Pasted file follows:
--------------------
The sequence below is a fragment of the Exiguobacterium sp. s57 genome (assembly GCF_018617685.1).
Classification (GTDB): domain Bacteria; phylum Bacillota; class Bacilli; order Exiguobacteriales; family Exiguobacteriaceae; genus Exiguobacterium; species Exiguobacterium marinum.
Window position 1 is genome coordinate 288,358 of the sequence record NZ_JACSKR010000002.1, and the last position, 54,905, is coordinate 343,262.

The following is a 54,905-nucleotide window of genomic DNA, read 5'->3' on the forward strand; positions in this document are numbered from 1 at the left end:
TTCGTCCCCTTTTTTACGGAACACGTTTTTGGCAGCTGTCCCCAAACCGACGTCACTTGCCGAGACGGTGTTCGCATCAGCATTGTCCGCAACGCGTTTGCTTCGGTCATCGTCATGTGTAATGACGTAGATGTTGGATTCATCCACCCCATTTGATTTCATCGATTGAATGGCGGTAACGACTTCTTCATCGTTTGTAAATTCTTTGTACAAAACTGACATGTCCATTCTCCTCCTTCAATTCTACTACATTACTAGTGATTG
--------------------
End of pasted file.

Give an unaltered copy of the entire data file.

The sequence below is a fragment of the Exiguobacterium sp. s57 genome (assembly GCF_018617685.1).
Classification (GTDB): domain Bacteria; phylum Bacillota; class Bacilli; order Exiguobacteriales; family Exiguobacteriaceae; genus Exiguobacterium; species Exiguobacterium marinum.
Window position 1 is genome coordinate 288,358 of the sequence record NZ_JACSKR010000002.1, and the last position, 54,905, is coordinate 343,262.

The following is a 54,905-nucleotide window of genomic DNA, read 5'->3' on the forward strand; positions in this document are numbered from 1 at the left end:
TTCGTCCCCTTTTTTACGGAACACGTTTTTGGCAGCTGTCCCCAAACCGACGTCACTTGCCGAGACGGTGTTCGCATCAGCATTGTCCGCAACGCGTTTGCTTCGGTCATCGTCATGTGTAATGACGTAGATGTTGGATTCATCCACCCCATTTGATTTCATCGATTGAATGGCGGTAACGACTTCTTCATCGTTTGTAAATTCTTTGTACAAAACTGACATGTCCATTCTCCTCCTTCAATTCTACTACATTACTAGTGATTG